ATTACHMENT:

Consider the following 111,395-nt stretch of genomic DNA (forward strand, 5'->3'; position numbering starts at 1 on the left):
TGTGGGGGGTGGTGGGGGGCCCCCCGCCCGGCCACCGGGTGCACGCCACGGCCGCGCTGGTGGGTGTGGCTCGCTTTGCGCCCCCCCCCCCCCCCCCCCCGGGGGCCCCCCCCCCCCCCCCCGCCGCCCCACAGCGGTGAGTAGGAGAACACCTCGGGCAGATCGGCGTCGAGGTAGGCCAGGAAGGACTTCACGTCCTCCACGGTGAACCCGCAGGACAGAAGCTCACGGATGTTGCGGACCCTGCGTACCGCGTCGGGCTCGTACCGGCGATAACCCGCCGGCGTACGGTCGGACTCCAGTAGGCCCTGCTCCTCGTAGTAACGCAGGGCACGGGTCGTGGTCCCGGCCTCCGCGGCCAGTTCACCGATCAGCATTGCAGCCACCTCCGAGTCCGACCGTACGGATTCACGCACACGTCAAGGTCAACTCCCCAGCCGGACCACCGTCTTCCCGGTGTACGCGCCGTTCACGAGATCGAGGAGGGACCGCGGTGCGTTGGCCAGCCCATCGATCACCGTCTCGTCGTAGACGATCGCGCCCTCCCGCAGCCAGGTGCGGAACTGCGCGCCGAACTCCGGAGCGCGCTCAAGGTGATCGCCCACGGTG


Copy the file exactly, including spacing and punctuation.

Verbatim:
Consider the following 111,395-nt stretch of genomic DNA (forward strand, 5'->3'; position numbering starts at 1 on the left):
TGTGGGGGGTGGTGGGGGGCCCCCCGCCCGGCCACCGGGTGCACGCCACGGCCGCGCTGGTGGGTGTGGCTCGCTTTGCGCCCCCCCCCCCCCCCCCCCCGGGGGCCCCCCCCCCCCCCCCCGCCGCCCCACAGCGGTGAGTAGGAGAACACCTCGGGCAGATCGGCGTCGAGGTAGGCCAGGAAGGACTTCACGTCCTCCACGGTGAACCCGCAGGACAGAAGCTCACGGATGTTGCGGACCCTGCGTACCGCGTCGGGCTCGTACCGGCGATAACCCGCCGGCGTACGGTCGGACTCCAGTAGGCCCTGCTCCTCGTAGTAACGCAGGGCACGGGTCGTGGTCCCGGCCTCCGCGGCCAGTTCACCGATCAGCATTGCAGCCACCTCCGAGTCCGACCGTACGGATTCACGCACACGTCAAGGTCAACTCCCCAGCCGGACCACCGTCTTCCCGGTGTACGCGCCGTTCACGAGATCGAGGAGGGACCGCGGTGCGTTGGCCAGCCCATCGATCACCGTCTCGTCGTAGACGATCGCGCCCTCCCGCAGCCAGGTGCGGAACTGCGCGCCGAACTCCGGAGCGCGCTCAAGGTGATCGCCCACGGTG